Virtual Encounters in Postcolonial Spaces

Nollywood movies about mobile telephony

Authored by: Carmela Garritano

The Postcolonial World

Print publication date:  August  2016
Online publication date:  October  2016

Print ISBN: 9781138778078
eBook ISBN: 9781315297699
Adobe ISBN: 9781315297682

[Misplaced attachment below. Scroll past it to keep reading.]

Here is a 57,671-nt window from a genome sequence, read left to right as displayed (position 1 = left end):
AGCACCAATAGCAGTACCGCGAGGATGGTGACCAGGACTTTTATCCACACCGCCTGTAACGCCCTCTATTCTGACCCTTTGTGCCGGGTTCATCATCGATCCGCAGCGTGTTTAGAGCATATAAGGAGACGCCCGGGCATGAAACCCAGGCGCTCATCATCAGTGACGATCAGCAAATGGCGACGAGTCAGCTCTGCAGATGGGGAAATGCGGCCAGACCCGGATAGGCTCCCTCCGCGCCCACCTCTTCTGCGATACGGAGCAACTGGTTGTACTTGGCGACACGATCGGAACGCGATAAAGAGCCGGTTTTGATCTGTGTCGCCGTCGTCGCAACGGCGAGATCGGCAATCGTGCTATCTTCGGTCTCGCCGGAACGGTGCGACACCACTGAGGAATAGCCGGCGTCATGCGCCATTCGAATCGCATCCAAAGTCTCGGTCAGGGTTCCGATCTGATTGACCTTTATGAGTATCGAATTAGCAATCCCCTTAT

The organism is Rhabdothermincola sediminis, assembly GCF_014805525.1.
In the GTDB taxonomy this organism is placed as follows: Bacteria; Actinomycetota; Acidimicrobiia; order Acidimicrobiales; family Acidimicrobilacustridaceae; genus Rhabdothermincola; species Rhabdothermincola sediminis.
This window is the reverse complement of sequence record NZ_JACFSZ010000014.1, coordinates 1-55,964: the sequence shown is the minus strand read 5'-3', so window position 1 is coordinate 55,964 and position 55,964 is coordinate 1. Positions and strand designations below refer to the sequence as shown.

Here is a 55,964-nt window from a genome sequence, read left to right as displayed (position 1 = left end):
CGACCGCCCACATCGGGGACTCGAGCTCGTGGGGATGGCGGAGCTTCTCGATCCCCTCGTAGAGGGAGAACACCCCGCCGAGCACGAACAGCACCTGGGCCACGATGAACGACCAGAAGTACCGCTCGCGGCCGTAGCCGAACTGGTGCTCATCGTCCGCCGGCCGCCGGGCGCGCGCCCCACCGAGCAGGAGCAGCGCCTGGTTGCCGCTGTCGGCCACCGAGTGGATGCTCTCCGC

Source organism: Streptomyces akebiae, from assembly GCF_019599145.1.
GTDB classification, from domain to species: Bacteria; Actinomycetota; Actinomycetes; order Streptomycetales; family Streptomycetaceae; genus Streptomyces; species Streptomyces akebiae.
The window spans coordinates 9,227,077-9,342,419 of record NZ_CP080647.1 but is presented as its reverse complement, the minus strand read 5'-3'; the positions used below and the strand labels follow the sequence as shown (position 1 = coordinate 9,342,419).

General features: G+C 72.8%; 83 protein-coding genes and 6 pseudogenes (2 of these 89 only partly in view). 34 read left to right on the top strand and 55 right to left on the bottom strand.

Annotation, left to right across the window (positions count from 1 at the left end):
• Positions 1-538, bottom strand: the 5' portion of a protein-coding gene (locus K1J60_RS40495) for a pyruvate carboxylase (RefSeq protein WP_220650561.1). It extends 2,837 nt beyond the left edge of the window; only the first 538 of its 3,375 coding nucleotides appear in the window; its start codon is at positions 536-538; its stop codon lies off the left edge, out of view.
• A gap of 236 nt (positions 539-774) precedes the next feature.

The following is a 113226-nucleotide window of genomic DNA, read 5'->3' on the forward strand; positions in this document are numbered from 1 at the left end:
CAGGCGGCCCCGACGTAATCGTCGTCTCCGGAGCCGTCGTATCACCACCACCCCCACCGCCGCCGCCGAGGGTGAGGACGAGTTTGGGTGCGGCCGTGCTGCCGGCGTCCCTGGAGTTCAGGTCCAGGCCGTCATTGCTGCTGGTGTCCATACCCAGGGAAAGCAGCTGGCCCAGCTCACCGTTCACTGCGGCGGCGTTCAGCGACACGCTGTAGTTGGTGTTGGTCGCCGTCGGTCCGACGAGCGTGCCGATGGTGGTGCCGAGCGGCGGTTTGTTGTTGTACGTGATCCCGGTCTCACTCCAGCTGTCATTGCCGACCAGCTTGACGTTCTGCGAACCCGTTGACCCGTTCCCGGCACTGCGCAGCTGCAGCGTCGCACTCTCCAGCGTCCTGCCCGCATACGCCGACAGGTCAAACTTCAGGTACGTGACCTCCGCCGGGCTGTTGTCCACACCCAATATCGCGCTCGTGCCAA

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In recent years, African film critics have begun to consider dramatic changes in African cinematic production and distribution across various boundaries, as well as the aesthetic and narrative innovations these transformations have made possible. Critics such as Manthia Diawara, Lindiwe Dovey, Kenneth W. Harrow, Jon Haynes, and Alexie Tcheuyap have called for updated approaches attuned to reading these new forms of African cinematic and media production and, in the cases of Harrow and Tcheuyap, the dismantling of an outdated dominant critical paradigm. 1 Nollywood, the name used widely to refer to English-language commercial movie production in Ghana and Nigeria, is among the most vital developments in the field, and although for many years, with a few important exceptions, the study of Nollywood was taken up primarily by cultural and media anthropologists, the industry’s ever- expanding transnational reach and extraordinary powers of reinvention have made it impossible for African film critics to ignore. Understanding Nollywood – an unabashedly commercial and apolitical, informal, low-budget, and wildly heterogeneous and syncretic cultural formation that aspires to be as big and bold as Hollywood and Bollywood – has entailed questioning some of the most deeply entrenched ideologies of the field. Governed by what Sarah Nuttall and Cheryl-Ann Michael describe, in a slightly different context, as “the overdetermination of the political,” 2 African film studies has set out to articulate a uniquely and authentically African film language and aesthetic, recover the buried histories of African resistance, educate and politicize audiences, and give voice to Africans marginalized by dominant narratives, including Hollywood cinema. Its methods have been rooted in the hermeneutics of what Alberto Moreiras calls “locational thinking” 3 and Achille Mbembe has described as “an intellectual genealogy based on a territorialized identity and a racialized geography, which privileges Africa as a site of identity and alterity.” 4 These approaches to African film are ill-suited to Nollywood, a product of the structural and technological transformations of neoliberal capitalism that articulates with the entangled temporalities and geographies of our current historical moment. This is a period, Mbembe notes, in which the sites of politics have been displaced and the social has assumed the shape of an assemblage of events and accidents, desires and uncertainties. It also is a time in which the logic of margin and center, which has been reiterated by African film studies, has proved inadequate to mapping the deterritorialized and fluid spatial relations put in motion by globalization and articulated in contemporary cultural forms like Nollywood. As I discuss here, recent Nigerian movies destabilize the field’s racialized maps even further, remarking on developments in digital technologies and the spatializing processes they enable.

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